Murder Must Advertise
Sponsored by Jeffrey Marks
Wisdom of a Chief Bottle Washer
by Natalie Thomas of Independent Spirit Publishing
Lee Meadows wrote "I suspect that the pioneering kind of work being done by our colleague Natalie Thomas will become the wave of the near future. Though she may not see its true value just yet, being author, publisher, editor and chief bottle washer, she and others just might be paving the way for us."
How kind of you! Thank you Lee!
Lee's right, it hasn't fully sunk in that there are more people watching me than I am aware of. Sometimes I do have an awareness of it and I feel sort of panicky. But mostly, I am living on adrenaline and I am a pioneer only by accident.
I've come up with an article (OK, I didn't intend for this to be an article...it started off as a simple response to Lee's comments and it went out of control) that you can freely distribute to anyone who might be interested. Those who aren't interested should scroll now, because this turned out to be longer than I thought it would.
Wisdom of a Chief Bottle Washer
1. Fight for distribution. I have an account with a biggie, Baker & Taylor. I also have an account with barnesandnoble.com. It's made a difference. Most of my sales are from the Internet, where readers are paying full price for my books. However, having the big names for distribution gives my publishing company credibility. There IS a screening process, particularly with Baker & Taylor, so libraries and bookstores feel better about working with me. Sure, the discounts I have to give out are too high, but I find the name (B&T) worth the cost.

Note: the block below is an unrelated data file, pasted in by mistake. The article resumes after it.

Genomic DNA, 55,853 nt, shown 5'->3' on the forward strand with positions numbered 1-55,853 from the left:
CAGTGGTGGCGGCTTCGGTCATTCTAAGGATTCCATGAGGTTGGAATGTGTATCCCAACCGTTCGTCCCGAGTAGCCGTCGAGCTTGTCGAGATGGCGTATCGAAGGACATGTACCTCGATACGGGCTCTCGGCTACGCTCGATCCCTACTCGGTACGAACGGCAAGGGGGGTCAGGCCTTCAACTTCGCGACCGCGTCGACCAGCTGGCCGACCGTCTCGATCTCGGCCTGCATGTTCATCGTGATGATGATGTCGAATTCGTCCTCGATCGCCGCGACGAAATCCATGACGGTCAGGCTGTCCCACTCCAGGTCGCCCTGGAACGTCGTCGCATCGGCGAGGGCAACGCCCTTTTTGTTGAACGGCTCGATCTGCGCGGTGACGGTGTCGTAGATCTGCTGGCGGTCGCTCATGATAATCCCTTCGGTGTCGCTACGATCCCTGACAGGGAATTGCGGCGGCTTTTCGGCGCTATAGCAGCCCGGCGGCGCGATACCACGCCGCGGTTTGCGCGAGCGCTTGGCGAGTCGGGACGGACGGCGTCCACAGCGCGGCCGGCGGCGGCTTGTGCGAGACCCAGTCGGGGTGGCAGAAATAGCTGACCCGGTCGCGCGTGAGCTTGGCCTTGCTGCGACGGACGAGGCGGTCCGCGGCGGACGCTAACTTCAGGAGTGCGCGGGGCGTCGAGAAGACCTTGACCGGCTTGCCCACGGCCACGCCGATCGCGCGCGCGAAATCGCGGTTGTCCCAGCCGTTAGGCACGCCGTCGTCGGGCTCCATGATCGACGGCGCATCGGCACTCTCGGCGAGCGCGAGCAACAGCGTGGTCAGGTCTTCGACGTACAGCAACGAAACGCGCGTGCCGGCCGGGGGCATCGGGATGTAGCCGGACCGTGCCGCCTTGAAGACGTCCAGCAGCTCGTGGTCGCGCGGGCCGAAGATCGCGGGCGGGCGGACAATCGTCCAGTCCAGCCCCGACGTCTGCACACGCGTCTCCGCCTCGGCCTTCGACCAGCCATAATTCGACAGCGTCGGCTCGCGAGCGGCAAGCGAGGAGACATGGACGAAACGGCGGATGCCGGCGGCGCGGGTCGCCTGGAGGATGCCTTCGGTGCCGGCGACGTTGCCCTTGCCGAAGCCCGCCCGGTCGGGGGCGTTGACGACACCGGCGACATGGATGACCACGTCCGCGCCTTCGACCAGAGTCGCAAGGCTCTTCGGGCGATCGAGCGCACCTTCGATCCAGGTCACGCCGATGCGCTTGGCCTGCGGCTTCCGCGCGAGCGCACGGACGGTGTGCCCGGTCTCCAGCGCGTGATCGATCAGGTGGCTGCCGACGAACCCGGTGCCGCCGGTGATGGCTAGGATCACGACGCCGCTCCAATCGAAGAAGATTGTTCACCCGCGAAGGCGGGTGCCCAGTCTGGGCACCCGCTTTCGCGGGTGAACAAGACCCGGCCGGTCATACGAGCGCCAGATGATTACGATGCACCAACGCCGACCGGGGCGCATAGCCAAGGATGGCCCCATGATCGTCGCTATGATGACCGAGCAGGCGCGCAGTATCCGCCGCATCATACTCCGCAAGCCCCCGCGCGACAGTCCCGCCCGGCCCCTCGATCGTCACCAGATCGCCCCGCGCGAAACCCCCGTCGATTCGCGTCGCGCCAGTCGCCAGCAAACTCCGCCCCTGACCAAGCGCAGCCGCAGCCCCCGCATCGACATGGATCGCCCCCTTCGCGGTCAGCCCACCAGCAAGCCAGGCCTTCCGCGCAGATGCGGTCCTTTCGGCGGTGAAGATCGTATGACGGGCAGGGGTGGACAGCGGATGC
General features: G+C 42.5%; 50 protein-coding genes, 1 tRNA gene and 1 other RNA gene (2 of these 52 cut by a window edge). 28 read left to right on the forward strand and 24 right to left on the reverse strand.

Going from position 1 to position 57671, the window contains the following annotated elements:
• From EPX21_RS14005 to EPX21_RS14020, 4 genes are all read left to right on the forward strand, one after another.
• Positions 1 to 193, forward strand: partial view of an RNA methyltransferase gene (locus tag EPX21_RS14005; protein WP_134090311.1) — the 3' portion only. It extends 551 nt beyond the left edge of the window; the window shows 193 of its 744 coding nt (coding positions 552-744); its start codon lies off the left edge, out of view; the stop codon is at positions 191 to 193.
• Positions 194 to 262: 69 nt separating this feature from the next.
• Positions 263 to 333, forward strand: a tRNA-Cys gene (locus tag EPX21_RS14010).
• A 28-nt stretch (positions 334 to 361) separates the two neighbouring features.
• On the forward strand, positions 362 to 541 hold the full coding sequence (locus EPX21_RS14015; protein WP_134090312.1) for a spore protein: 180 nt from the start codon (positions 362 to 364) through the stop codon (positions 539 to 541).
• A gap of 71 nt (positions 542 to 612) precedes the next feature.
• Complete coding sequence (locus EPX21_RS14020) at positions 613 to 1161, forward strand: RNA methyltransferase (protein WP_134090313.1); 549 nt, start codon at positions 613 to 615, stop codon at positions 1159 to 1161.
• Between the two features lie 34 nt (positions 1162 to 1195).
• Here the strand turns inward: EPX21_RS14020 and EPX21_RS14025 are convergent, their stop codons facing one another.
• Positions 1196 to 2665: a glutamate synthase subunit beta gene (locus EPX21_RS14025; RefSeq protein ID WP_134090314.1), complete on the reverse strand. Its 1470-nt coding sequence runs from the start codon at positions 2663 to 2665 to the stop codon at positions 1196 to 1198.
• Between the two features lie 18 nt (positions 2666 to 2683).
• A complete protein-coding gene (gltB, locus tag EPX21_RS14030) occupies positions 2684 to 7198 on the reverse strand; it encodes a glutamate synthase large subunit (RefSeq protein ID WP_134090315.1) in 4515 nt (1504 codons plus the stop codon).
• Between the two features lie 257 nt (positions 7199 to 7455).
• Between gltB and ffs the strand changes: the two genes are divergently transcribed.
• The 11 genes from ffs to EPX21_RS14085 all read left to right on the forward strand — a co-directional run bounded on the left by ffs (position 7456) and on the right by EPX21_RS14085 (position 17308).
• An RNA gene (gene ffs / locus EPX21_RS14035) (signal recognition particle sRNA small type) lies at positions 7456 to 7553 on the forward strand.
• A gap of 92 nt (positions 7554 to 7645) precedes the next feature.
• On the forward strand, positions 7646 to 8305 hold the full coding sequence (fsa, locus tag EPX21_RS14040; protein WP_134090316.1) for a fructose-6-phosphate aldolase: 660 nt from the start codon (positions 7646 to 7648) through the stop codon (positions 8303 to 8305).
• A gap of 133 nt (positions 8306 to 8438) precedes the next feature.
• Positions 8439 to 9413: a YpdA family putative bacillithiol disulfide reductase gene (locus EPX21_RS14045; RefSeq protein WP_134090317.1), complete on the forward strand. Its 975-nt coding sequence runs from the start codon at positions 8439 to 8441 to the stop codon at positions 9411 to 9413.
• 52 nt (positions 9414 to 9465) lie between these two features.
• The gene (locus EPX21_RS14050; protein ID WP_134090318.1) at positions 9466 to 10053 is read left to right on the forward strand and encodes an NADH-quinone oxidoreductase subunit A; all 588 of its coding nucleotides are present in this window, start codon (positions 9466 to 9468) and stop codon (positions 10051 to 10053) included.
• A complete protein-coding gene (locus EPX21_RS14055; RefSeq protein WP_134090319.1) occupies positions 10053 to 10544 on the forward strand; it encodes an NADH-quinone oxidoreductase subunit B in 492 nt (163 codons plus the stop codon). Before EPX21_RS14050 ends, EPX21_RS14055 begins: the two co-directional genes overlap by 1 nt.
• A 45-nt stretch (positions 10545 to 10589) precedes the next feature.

2. Take on an entrepreneurial spirit. I don't do what "everybody else" does. If it works for "everyone", we'd all be rich by following someone's step-by-step method. Besides, I CAN'T do what the publishing industry says to do. I don't have the resources. Each of us has the potential for finding readers who like what we write. Reaching those readers doesn't have to be through the typical publishing channels of conventions, booksignings, bookstores. Creative publicity, approaching people in a new way, and coming up with a fresh approach to marketing can overcome obstacles.